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Apple released Final Cut Pro X yesterday (along with Compressor 4 and Motion 5).They are only available in the Mac App Store as downloads – no disc version is available. Yet again, Apple is cutting loose from the past, and once again, some are saying – is it too soon? (Well, ok, at least I'm saying it…)

Was anyone ready for the end of the floppy drive? Of course, they've only been phased out on PCs in the last few years, but Apple did it with the original iMac back in 1998. Back then, it was a revolutionary move. Nowadays, I can't even remember the last time I used a floppy disc, even on a Windows machine. But it certainly caused consternation back then.

But now we're cutting the cord to the optical disk (and, with iOS 5, cutting the cord to your Mac and its hard drives, if you want). This certainly doesn't mean the end of CDs, DVDs, and Blu-Ray disks any time soon. DVDs are mature, but Blu-Ray is still in its infancy. But that infant won't make it out of the crib on Macs – it's obvious Apple will never equip a Mac with a Blu-Ray drive from the factory. In fact, I wouldn't be surprised if the next generation of MacBook didn't come with an optical drive at all, just like the MacBook Air.

Apple is moving on and daring us to follow. But can we? Should we? Not everyone can, for one. According to a study published last year by US Department of Commerce, 30 percent of households have no Internet access. Worse still, nearly 40% of the population does not have broadband access (which is not to mean they can't get it – some can't – but just that they don't have it). However, only 4.7% of households are still on dial-up. 

If you are one of those unconnected (or virtually unconnected if you're on dial-up) users, how do you buy something like Final Cut? How do you upgrade to Lion, which will also only be available via a download from the Mac App Store? Apple says come on down to the store and use their WiFi. Well, that's probably not going to work out too well if you have an iMac or a MacPro. Also, you'll need an hour or so to download Lion, especially with others in the store doing it too. That's if you live close enough to a store to make that practical. While you could head to a local coffee shop or other free WiFi provider, I'm not sure they'll be thrilled to have you killing off their connection to download an OS. (And please don't buy it at a MacGroup meeting, either! The WiFi is already slow with so many people on it as it is.)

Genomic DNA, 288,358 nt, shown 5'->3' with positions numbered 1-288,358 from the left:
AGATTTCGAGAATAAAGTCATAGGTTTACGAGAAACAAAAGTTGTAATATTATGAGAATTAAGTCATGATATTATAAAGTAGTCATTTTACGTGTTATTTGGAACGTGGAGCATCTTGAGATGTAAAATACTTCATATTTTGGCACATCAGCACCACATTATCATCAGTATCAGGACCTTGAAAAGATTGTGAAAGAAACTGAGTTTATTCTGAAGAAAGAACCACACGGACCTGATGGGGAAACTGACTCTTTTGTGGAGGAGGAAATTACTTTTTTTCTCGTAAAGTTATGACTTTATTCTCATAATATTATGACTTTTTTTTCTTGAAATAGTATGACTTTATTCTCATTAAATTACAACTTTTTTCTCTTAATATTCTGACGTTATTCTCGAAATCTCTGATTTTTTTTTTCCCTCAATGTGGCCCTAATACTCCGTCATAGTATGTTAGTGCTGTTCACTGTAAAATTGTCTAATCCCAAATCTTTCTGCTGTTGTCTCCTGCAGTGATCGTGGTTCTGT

Another bad part of this trend – while Apple, Netflix, Hulu, YouTube and the like are trying to get you to pull down more bytes, your ISP is throwing on caps. Comcast added a cap last year for most users (OK, they always had one, but it was a secret – you didn't know what it was or how close you were to it – now you can find out both). Other cable providers have also added caps. AT&T capped off their data plans for the iPhone, and Verizon is poised to kill off their unlimited plans. So on one hand we have content providers making it harder to do things off-line, while on the other hand ISPs are trying to tamp down the amount of data you use. And it only gets worse with high-speed data. For example, if you are on one of Verizon's new LTE devices, which have speeds that rival DSL, you can burn through your month's allotment in a few minutes. As broadband speeds improve to houses and businesses, you'll see the same sort of thing happen there.